Tube of Colgate, Witch, Hawaiian Girl … Halloween in North Camden

Dear Readers,

What could have been more fun than Halloween in North Camden in the fifties?  Believe me, not much.

John S. Read Elementary School, my long gone school at Fifth and York, held classes on Halloween morning, but, at lunchtime, you went home and put on your costume and mask.  The forbidden happened.  Boys in costumes dared to go in the girls’ schoolyard that was divided from the boys’ schoolyard by an iron fence.  Oh, the horror!  The screams!  The giggles!

Students paraded around the school, barely able to see through the cloth or plastic masks, and the moms, the aunts, the grandmoms of Read School students, as well as the neighborhood ladies, stood on the porches or on the pavements in the autumn sunshine.  I see them still– clapping and waving at the witches,  the princesses, the football players, the ghosts, the vampires, the monsters, the brides, the hobos, the cowboys, the Raggedy Anns and the angels.

Confession:  I never wanted to be a bride, a princess or an angel, but I secretly envied the oohs and aahs that these little girls received in outfits made from old party dresses or Holy Communion dresses.

One year I dressed up as a tube of Colgate toothpaste made from a paper dry cleaners’s bag and a paper bag colored red for a cap.  Another year as a witch… Another year as a Hawaiian girl with a plastic lei.  My mom made us great costumes and I regret that I can’t remember the other costumes from elementary school.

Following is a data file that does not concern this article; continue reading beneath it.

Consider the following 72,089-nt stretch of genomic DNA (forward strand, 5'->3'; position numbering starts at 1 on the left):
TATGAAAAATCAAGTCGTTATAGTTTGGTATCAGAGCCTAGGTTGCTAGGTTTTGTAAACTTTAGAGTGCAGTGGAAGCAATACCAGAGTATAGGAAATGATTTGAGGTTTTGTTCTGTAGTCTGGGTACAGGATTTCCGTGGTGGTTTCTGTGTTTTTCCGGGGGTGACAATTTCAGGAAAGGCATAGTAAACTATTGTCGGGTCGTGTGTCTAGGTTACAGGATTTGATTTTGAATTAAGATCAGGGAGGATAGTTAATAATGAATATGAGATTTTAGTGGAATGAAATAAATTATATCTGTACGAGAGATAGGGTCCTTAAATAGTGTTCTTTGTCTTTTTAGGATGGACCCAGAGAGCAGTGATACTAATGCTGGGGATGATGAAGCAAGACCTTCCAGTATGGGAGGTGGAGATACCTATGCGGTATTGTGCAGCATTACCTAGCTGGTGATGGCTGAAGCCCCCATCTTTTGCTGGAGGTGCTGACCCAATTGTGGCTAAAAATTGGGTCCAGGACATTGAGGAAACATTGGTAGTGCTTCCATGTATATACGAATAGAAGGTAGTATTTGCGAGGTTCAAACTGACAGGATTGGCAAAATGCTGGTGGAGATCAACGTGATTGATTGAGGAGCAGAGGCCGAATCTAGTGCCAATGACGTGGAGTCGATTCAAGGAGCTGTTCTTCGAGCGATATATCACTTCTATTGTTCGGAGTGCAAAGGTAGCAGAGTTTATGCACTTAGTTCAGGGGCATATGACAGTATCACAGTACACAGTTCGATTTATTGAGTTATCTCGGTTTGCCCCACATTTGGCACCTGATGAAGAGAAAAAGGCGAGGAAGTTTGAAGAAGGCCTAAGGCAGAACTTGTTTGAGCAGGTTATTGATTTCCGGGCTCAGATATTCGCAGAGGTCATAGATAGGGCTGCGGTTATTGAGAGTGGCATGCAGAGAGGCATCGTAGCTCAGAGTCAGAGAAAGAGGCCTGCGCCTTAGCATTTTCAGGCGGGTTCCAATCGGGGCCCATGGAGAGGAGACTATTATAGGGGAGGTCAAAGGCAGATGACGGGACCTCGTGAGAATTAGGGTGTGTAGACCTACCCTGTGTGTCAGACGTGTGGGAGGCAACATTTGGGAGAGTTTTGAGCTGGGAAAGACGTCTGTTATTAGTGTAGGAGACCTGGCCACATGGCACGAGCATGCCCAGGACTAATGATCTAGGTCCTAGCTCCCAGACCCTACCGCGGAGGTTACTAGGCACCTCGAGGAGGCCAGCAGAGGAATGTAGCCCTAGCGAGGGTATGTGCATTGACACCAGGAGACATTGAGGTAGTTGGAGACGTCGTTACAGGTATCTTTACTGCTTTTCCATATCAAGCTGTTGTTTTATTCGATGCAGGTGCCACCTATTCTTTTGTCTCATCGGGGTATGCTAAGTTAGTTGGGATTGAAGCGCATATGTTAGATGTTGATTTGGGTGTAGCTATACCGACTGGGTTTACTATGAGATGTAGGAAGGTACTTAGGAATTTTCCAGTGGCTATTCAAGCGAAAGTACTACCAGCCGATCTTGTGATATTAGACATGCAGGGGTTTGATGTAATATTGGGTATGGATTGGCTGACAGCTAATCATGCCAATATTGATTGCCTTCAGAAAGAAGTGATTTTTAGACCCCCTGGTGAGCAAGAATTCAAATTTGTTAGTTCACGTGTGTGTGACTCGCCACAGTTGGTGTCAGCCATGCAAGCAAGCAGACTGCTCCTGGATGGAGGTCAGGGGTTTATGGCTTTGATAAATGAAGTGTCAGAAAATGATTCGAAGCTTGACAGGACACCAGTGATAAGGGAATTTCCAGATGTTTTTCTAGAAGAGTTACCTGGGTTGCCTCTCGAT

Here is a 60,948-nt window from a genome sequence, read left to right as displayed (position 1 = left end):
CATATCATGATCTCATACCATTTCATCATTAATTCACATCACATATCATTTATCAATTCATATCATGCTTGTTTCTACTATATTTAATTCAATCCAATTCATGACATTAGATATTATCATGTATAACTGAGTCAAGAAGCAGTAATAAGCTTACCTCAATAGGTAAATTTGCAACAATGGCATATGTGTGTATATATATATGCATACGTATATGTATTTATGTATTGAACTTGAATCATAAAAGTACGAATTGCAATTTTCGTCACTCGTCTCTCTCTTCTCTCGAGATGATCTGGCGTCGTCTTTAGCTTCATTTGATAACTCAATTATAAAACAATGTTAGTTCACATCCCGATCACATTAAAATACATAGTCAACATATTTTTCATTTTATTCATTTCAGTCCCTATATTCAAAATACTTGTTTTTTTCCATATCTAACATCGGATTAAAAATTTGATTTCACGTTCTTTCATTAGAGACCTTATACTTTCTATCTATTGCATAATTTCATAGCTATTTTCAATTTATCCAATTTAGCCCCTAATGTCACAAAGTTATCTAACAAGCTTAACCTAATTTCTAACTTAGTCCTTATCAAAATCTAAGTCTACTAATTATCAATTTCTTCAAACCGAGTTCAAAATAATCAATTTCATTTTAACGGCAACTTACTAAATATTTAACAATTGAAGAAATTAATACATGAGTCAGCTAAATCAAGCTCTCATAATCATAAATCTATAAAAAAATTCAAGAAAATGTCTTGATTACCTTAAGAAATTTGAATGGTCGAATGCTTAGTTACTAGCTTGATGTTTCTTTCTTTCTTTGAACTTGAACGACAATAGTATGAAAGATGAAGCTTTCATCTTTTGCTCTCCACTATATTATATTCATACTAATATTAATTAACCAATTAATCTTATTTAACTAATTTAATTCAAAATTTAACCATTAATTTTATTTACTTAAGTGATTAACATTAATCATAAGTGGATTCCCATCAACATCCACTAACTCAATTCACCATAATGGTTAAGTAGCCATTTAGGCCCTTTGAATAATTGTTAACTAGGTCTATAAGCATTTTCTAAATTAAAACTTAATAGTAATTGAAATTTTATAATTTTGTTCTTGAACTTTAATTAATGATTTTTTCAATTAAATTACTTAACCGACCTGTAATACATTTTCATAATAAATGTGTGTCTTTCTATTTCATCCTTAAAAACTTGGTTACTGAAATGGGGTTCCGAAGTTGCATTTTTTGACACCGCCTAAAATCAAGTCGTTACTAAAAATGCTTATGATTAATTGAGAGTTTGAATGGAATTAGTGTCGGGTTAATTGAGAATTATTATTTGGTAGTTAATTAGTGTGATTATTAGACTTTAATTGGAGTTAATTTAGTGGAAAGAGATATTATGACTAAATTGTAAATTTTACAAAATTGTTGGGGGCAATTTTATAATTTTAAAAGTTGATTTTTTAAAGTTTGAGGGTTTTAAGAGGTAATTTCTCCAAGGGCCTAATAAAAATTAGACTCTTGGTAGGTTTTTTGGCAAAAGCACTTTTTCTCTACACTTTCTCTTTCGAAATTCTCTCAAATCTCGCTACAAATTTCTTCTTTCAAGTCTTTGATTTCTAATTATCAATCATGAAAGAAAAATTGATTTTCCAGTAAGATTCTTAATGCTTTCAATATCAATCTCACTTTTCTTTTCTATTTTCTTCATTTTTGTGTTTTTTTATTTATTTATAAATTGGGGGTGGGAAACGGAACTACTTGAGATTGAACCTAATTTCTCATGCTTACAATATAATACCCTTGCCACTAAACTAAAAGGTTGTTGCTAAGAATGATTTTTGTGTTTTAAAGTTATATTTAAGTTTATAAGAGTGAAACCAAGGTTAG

Oh, to break the strict routine of school and to mill around the classroom with homemade cupcakes with orange sprinkles…  Now that was big fun after the parade.

When we got home, we’d walk from our brick row house on Grant Street to my Nana’s house on Fifth Street near the Ben Franklin Bridge.  My mom would stand to the side of the marble steps so we could pretend that we were ordinary trick-or-treaters and we could see if my Nana would recognize us.  Jake and Fighter, our grandparents’ dogs, went wild at the storm door.  They wanted to eat up those masked kids.  What joy.  They didn’t recognize us!  After Nana shooed them, she brought us in and gave us candy, maybe even a little money, too.

Then, we would go back to our neighborhood and would trick-or-treat until it was dark.  Sometimes we took brown paper grocery bags and when they were about to burst, we’d run home for new ones.  I don’t remember using Mom’s pillowcases as many kids did?  Neighbors and little local businesses joined in the fun, admiring costumes and distributing candy.

Mom put on the porch light and we gave out candy to the big kids who clomped up our wooden porch steps until nine or ten p.m.

What great memories!  How did you celebrate Halloween as a kid?  Or, maybe you did not?  Tell me!

Marguerite Ferra, Cramer Hill where Halloweens were fun and safe, too, for many happy years


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